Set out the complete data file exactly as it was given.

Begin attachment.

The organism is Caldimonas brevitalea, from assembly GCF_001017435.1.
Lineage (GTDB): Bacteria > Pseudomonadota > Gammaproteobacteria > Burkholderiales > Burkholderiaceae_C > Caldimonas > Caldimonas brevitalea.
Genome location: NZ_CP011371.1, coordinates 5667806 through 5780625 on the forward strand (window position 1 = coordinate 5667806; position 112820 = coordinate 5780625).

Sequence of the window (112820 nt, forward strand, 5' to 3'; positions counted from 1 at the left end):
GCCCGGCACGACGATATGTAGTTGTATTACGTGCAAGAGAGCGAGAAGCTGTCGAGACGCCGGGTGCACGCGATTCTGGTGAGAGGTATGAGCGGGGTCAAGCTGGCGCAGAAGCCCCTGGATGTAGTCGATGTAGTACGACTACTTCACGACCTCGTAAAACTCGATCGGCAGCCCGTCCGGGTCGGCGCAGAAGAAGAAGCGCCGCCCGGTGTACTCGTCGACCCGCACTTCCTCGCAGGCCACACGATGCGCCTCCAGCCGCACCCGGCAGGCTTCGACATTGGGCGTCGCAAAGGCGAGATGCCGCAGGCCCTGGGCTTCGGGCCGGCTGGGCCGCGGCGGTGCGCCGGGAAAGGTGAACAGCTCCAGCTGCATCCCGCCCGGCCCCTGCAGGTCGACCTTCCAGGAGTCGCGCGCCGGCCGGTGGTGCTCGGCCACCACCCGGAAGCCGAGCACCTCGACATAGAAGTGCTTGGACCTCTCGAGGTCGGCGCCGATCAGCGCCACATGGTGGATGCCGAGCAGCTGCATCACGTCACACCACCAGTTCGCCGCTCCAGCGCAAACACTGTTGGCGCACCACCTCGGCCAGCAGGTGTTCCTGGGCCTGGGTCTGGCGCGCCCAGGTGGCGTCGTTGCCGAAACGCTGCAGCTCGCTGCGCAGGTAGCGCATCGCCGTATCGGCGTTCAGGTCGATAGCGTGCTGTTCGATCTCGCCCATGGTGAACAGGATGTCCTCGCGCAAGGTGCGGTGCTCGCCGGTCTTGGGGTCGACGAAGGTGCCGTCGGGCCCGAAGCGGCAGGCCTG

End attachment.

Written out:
The organism is Caldimonas brevitalea, from assembly GCF_001017435.1.
Lineage (GTDB): Bacteria > Pseudomonadota > Gammaproteobacteria > Burkholderiales > Burkholderiaceae_C > Caldimonas > Caldimonas brevitalea.
Genome location: NZ_CP011371.1, coordinates 5667806 through 5780625 on the forward strand (window position 1 = coordinate 5667806; position 112820 = coordinate 5780625).

Sequence of the window (112820 nt, forward strand, 5' to 3'; positions counted from 1 at the left end):
GCCCGGCACGACGATATGTAGTTGTATTACGTGCAAGAGAGCGAGAAGCTGTCGAGACGCCGGGTGCACGCGATTCTGGTGAGAGGTATGAGCGGGGTCAAGCTGGCGCAGAAGCCCCTGGATGTAGTCGATGTAGTACGACTACTTCACGACCTCGTAAAACTCGATCGGCAGCCCGTCCGGGTCGGCGCAGAAGAAGAAGCGCCGCCCGGTGTACTCGTCGACCCGCACTTCCTCGCAGGCCACACGATGCGCCTCCAGCCGCACCCGGCAGGCTTCGACATTGGGCGTCGCAAAGGCGAGATGCCGCAGGCCCTGGGCTTCGGGCCGGCTGGGCCGCGGCGGTGCGCCGGGAAAGGTGAACAGCTCCAGCTGCATCCCGCCCGGCCCCTGCAGGTCGACCTTCCAGGAGTCGCGCGCCGGCCGGTGGTGCTCGGCCACCACCCGGAAGCCGAGCACCTCGACATAGAAGTGCTTGGACCTCTCGAGGTCGGCGCCGATCAGCGCCACATGGTGGATGCCGAGCAGCTGCATCACGTCACACCACCAGTTCGCCGCTCCAGCGCAAACACTGTTGGCGCACCACCTCGGCCAGCAGGTGTTCCTGGGCCTGGGTCTGGCGCGCCCAGGTGGCGTCGTTGCCGAAACGCTGCAGCTCGCTGCGCAGGTAGCGCATCGCCGTATCGGCGTTCAGGTCGATAGCGTGCTGTTCGATCTCGCCCATGGTGAACAGGATGTCCTCGCGCAAGGTGCGGTGCTCGCCGGTCTTGGGGTCGACGAAGGTGCCGTCGGGCCCGAAGCGGCAGGCCTG